Overview of Fetal Development
By Sarah Terzo
Editor’s note. This appeared at clinicquotes.com.
Day 1: Sperm joins with ovum, to form one cell smaller than a grain of salt. The new life has inherited 23 chromosomes from each parent, 46 in all. This one cell contains the complex genetic blueprint for every detail of human development – the child’s sex, hair and eye color, height, skin tone
Days 3 – 4: The fertilized egg travels down the fallopian tube into the uterus, where the lining has been prepared for implantation
Days 5 – 9: During this time, the fertilized egg implants itself in the rich lining of the uterus and begins to draw nourishment.
Days 10 – 14: The developing embryo signals its presence through placental chemicals and hormones, preventing the mother from menstruating
Day 20: Foundations of the brain, spinal cord, and nervous system are already established
Day 21: The heart begins to beat
Day 28: The back bone and muscles are forming. Arms, legs, eyes and ears have begun to show.
Day 30: At 1 month old, the embryo is 10,000 times larger than the original fertilized egg – and developing rapidly. The heart is pumping increasing quantities of blood through the circulatory system. The placenta forms a unique barrier that keeps the mother’s blood separate while allowing food and oxygen to pass through to the embryo.
Day 35:5 Fingers can be discerned on the hand. The eyes darken as pigment is produced.
Day 40: Brain waves can be detected and recorded
Week 6: The liver is now taking over the production of blood cells, and the brain begins to control movement of muscles and organs. The mother is about to miss her 2nd period and has probably confirmed that she is pregnant.
Week 7: The embryo begins to move spontaneously. The jaw forms, including teeth buds in the gums. Soon the eyelids will seal to protect the embryo’s developing light-sensitive eyes, and will reopen at about the 7th month
Week 8: At a little more than an inch long, the developing life is now called a fetus – Latin for “young one” or “offspring.” Everything is now present that will be found in a fully developed adult. The heart has been beating for more than a month, the stomach produces digestive juices and the kidneys have begun to function. 40 muscle sets begin to operate in conjunction with the nervous system. The fetus’s body responds to touch, although the mother will not be able to feel movement until the 4th or 5th month.
Week 9: Fingerprints are already evident in the skin. The fetus will curl its fingers around an object placed in the palm of its hand.
Week 10: The uterus has now doubled in size. The fetus can squint, swallow and wrinkle its forehead.
Week 11: At this time, the fetus is about 2 inches long. Urination occurs. The face has assumed a baby’s profile, and muscle movements are becoming more coordinated
Week 12: The fetus now sleeps, awakens and exercises its muscles energetically – turning its head, curling its toes, and opening and closing its mouth. The palm, when stroked, will make a tight fist. The fetus breathes amniotic fluid to help develop its respiratory system.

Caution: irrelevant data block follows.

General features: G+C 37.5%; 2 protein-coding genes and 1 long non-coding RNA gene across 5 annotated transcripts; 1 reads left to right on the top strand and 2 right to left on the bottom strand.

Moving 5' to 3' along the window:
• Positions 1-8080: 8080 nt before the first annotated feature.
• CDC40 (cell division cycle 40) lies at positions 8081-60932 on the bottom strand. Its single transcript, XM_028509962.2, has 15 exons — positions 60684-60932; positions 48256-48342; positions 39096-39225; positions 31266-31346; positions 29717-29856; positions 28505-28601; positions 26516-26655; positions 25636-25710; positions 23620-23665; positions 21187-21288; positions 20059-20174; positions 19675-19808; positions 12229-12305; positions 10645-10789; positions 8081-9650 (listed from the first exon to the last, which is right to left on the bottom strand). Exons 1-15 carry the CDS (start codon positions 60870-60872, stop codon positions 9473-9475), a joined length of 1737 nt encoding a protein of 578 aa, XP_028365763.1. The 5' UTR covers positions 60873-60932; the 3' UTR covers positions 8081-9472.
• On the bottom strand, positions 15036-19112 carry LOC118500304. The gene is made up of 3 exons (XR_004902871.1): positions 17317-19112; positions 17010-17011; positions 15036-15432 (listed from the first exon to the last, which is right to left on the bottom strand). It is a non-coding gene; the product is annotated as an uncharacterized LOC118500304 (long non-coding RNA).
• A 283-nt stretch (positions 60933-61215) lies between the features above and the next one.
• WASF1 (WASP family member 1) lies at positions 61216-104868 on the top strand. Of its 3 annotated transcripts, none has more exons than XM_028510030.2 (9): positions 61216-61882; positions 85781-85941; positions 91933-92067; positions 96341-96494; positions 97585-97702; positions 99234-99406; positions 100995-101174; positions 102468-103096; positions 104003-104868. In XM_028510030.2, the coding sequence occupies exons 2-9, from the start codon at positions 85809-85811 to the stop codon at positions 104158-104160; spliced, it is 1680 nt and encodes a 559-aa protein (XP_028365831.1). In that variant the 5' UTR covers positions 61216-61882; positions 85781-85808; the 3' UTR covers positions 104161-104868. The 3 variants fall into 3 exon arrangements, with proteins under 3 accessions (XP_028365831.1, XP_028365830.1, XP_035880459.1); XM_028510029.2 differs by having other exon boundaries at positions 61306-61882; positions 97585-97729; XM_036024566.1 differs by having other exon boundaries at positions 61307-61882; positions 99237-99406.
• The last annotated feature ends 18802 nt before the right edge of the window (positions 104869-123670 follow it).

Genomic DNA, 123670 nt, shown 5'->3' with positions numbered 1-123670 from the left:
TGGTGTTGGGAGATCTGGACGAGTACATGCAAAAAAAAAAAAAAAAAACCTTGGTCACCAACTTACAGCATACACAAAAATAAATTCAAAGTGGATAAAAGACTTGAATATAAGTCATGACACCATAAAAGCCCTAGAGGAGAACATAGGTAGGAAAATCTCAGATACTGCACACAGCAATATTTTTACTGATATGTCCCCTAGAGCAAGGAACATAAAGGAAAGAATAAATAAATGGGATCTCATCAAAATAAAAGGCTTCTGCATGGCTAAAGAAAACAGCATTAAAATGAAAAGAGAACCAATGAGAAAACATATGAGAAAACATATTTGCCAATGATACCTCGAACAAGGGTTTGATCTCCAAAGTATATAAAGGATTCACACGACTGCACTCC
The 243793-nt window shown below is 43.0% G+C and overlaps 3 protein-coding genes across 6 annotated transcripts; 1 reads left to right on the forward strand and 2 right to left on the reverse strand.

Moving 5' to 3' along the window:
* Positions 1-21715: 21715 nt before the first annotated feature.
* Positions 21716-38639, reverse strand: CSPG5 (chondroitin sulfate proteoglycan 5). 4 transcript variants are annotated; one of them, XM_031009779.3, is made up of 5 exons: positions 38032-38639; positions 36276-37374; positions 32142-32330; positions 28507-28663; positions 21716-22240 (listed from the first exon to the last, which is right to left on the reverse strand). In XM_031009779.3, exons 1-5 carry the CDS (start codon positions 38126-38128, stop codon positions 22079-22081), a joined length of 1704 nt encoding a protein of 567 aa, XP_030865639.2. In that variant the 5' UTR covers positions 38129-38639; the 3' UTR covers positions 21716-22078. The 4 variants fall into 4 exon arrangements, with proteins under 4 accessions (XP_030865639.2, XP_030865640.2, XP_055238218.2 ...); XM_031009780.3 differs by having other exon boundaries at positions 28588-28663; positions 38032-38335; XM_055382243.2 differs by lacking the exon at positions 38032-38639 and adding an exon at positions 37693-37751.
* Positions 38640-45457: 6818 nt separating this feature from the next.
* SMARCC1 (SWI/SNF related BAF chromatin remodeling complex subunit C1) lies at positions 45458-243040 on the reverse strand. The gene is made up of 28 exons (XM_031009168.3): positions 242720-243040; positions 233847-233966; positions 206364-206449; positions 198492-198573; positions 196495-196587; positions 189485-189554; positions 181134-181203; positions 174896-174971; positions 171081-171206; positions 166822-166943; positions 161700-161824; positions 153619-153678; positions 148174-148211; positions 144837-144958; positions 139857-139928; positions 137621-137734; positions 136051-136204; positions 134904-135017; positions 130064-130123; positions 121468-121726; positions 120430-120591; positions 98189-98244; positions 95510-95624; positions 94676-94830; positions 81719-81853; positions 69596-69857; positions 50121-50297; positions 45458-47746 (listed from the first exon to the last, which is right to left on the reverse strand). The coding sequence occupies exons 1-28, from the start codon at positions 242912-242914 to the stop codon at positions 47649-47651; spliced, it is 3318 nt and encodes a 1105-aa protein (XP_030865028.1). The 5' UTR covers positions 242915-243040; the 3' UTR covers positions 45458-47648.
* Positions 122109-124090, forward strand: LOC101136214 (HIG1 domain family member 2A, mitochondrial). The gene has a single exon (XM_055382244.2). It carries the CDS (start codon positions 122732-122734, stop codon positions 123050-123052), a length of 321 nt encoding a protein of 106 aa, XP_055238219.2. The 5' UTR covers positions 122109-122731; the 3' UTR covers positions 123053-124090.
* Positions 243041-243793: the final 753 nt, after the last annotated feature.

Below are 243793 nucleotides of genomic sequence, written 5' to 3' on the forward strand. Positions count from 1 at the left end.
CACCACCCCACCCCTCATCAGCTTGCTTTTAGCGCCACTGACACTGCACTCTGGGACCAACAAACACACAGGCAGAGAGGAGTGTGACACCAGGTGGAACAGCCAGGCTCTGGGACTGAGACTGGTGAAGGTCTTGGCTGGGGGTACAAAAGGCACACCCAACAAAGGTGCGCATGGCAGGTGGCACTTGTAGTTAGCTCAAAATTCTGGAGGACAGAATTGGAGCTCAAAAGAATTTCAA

Week13: Fine hair has begun to grow on the head, and sexual differentiation has become apparent
Month 4: By the end of this month, the fetus is 8 to 10 inches in length and weighs a half pound or more. The mother will probably start to “show” now. The ears are functioning, and there is evidence that the fetus hears quite a bit: the mother’s voice and heartbeat as well as external noises. The umbilical cord has become an engineering marvel, transporting 300 quarts of fluids per day and completing the round-trip of fluids every 30 seconds.
Month 5: Half the pregnancy has now passed, and the fetus is about 12 inches long. The mother has definitely begun to feel movement by now. If a sound is especially loud or startling, the fetus may jump in reaction to it
Month 6: Oil and sweat glands are functioning. The delicate skin of the growing baby is protected from the fetal waters by a special ointment called “vernix.” If the baby were born in this month and given the proper care, he would survive.
Month 7: The baby now uses the 4 senses of vision, hearing, taste and touch. He can recognize his mother’s voice.
Month 8: The skin begins to thicken, with a layer of fat stored underneath for insulation and nourishment. Antibodies increasingly build up. The baby absorbs a gallon of amniotic fluid per day; the fluid is completely replaced every 3 hours.
Month 9: Toward the end of this month, the baby is ready for birth. The average duration of pregnancy is 280 days from the 1st day of the mother’s last menstrual period, but this varies. Most babies (85% to 95%) are born somewhere between 266 and 294 days. By this time the infant normally weighs 6 to 9 pounds and his heart is pumping 300 gallons of blood per day. He is fully capable of life outside the womb.
Source: “The First 9 Months” Focus on the Family 1989